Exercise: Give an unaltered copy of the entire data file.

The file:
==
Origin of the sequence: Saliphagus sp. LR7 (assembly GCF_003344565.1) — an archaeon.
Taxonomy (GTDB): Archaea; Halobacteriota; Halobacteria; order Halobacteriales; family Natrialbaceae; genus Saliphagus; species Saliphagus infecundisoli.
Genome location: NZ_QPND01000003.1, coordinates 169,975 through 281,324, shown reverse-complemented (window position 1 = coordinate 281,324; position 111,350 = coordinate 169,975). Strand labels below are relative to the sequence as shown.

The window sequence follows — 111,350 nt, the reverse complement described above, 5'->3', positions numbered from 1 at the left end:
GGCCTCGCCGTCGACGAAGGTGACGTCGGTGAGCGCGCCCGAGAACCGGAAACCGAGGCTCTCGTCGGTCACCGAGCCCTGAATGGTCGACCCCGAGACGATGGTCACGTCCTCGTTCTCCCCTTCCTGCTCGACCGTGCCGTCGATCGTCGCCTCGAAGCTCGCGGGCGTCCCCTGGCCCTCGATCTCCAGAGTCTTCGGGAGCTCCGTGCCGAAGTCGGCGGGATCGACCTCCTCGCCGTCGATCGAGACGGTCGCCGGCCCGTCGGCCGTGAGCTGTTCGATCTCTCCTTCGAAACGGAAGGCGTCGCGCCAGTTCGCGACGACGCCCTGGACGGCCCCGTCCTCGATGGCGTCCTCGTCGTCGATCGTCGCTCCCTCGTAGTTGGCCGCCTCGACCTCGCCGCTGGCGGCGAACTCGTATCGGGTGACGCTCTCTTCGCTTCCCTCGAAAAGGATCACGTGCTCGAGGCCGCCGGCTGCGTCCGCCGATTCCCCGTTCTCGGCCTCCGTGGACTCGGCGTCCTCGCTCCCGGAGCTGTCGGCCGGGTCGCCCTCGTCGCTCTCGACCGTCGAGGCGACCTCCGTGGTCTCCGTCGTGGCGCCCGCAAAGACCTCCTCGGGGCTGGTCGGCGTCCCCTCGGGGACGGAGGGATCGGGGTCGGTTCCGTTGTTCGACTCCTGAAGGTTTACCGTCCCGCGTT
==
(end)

Origin of the sequence: Saliphagus sp. LR7 (assembly GCF_003344565.1) — an archaeon.
Taxonomy (GTDB): Archaea; Halobacteriota; Halobacteria; order Halobacteriales; family Natrialbaceae; genus Saliphagus; species Saliphagus infecundisoli.
Genome location: NZ_QPND01000003.1, coordinates 169,975 through 281,324, shown reverse-complemented (window position 1 = coordinate 281,324; position 111,350 = coordinate 169,975). Strand labels below are relative to the sequence as shown.

The window sequence follows — 111,350 nt, the reverse complement described above, 5'->3', positions numbered from 1 at the left end:
GGCCTCGCCGTCGACGAAGGTGACGTCGGTGAGCGCGCCCGAGAACCGGAAACCGAGGCTCTCGTCGGTCACCGAGCCCTGAATGGTCGACCCCGAGACGATGGTCACGTCCTCGTTCTCCCCTTCCTGCTCGACCGTGCCGTCGATCGTCGCCTCGAAGCTCGCGGGCGTCCCCTGGCCCTCGATCTCCAGAGTCTTCGGGAGCTCCGTGCCGAAGTCGGCGGGATCGACCTCCTCGCCGTCGATCGAGACGGTCGCCGGCCCGTCGGCCGTGAGCTGTTCGATCTCTCCTTCGAAACGGAAGGCGTCGCGCCAGTTCGCGACGACGCCCTGGACGGCCCCGTCCTCGATGGCGTCCTCGTCGTCGATCGTCGCTCCCTCGTAGTTGGCCGCCTCGACCTCGCCGCTGGCGGCGAACTCGTATCGGGTGACGCTCTCTTCGCTTCCCTCGAAAAGGATCACGTGCTCGAGGCCGCCGGCTGCGTCCGCCGATTCCCCGTTCTCGGCCTCCGTGGACTCGGCGTCCTCGCTCCCGGAGCTGTCGGCCGGGTCGCCCTCGTCGCTCTCGACCGTCGAGGCGACCTCCGTGGTCTCCGTCGTGGCGCCCGCAAAGACCTCCTCGGGGCTGGTCGGCGTCCCCTCGGGGACGGAGGGATCGGGGTCGGTTCCGTTGTTCGACTCCTGAAGGTTTACCGTCCCGCGTT